Tag Archives: characters

Little girl writing

6 NaNoWriMo and Novel Project Development Techniques & Tools

Whether you are preparing for NaNoWriMo (National Novel Writing Month) or simply working on your novel, here are 6 techniques — plus resources and tools — to help you reach your goal.

1.  Recommended Books

Since you are working on a book, I figure you also like to read them, so here are some titles I’ve found useful.

2.  My Guide to “Fast Writing”

Elsewhere I’ve created a compilation of the tips and techniques by other successful writers on novel writing preparation based largely on Rachel Aaron’s techniques for achieving 10,000 words per DAY(!). There’s also a handy PDF download to take with you.

3.  Plot Development Worksheets

Novel Storyboard Worksheet : A PDF storyboard for noting events and characters by chapter. 

Traditional Plot Development Storyboard : A PDF  storyboard that breaks down traditional fiction arc into the standard 20-chapters used by mass market paperbacks for decades.

Continue reading

NaNoWriMo: Theme, Character and Plot Development Preparation

I’m about to confess to a horrible crime (at least in some people’s minds), but first let me say I’m doing a bit of a Dance of Joy because while driving to pick up bird and wildlife food, the theme of my NaNoWriMo project finally came to me today .

Asian Woman Head TiltedFor me, theme is like my destination in a cross-country trip. If I don’t know my theme, I don’t know where I’m going. Now I know some of you are saying, “Carolyn, you ignorant slug! (to paraphrase SNL) You’re climax is where you’re going.”

Sure, my climax is my ultimate destination, but if I don’t know my theme, I don’t know my route. I don’t know How I’m going to get to my climax because I don’t know Why I’m taking this trip. Continue reading

NaNoWriMo Prep: Plot Development and Profile Worksheets, Visualizing Collage, and More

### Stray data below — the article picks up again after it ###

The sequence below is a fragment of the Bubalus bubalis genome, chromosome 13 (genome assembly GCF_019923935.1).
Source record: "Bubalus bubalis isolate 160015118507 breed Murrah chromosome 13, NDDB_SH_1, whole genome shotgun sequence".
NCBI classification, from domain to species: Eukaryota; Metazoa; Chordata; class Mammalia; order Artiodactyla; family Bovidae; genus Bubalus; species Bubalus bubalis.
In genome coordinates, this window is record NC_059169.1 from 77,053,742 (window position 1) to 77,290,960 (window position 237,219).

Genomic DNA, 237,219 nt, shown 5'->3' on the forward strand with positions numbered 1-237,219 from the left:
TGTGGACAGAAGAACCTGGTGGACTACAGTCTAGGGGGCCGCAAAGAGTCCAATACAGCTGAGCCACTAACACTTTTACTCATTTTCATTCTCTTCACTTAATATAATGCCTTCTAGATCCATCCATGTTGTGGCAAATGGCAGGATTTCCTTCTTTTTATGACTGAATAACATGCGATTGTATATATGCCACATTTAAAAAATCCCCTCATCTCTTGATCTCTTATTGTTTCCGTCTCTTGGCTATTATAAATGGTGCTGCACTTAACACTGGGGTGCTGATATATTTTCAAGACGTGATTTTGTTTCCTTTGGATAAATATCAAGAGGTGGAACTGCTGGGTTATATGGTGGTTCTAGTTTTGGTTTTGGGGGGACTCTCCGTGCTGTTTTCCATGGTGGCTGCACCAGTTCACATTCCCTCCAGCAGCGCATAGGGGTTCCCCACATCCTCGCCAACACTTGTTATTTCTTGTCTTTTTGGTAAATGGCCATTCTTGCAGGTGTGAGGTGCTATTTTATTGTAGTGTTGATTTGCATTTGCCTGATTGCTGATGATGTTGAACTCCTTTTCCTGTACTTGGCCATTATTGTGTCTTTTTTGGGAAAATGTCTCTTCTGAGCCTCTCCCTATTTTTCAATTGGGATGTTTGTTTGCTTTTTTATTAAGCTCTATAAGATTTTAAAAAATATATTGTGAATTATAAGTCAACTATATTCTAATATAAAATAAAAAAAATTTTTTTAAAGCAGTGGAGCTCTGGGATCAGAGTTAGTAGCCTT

guy-w-black-glasses-960While everyone else is carving pumpkins and hunting for a black turtle neck and New Balance sneakers, in between desperately trying to finish my house repairs before freezing temperatures arrive, I’m preparing for NaNoWriMo (National Novel Writing Month).In the Seattle area, the NaNoWriMo fans filled not one, but two plot development workshops in a few short hours of registration. So I thought I’d put up some NaNoWriMo Preparation Tips and ideas for those of us who didn’t get to attend.

Continue reading

Blake Snyder Save the Cat! Story Plot Development Storyboards

Blake Snyder's Cat series makes it easy to visualize your plot

Blake Snyder’s Cat series makes it easy to visualize your plot

A friend of mine who writes urban fantasy novels turned me on to Blake Snyder’s Save the Cat!®  The Last Book on Screenwriting You’ll Ever Need and his technique of developing story plots. I was skeptical at first since I’d gone through a screenwriting phase a few years back and thought I’d pretty much read and discovered everything there was to developing plot as if writing a screenplay, but I picked up some new techniques and ideas from Mr. Snyder. I’ve added a quick summary worksheet below that you can download to get a feel for the technique.

Continue reading

Ordinary People: a writing exercise to capture characterization

Try writing Flash Fiction vignettes from different viewpoints and moments in the character's life

Try writing Flash Fiction vignettes from different viewpoints and moments in the character’s life

Writer and teach Margot Case offered a brilliant workshop at he Richard Hugo House Write-O-Rama workshop entitled Ordinary People. We read excerpts from “Robert Kennedy Saved from Drowning” by Donald Bartheleme, Sixty Stories.

I’d tried The Dead Father by Bartheleme, but found it at the wrong time and had never tried Donald Bartheleme again. What a mistake! I’m hot footing it to the book store to find more of his short stories.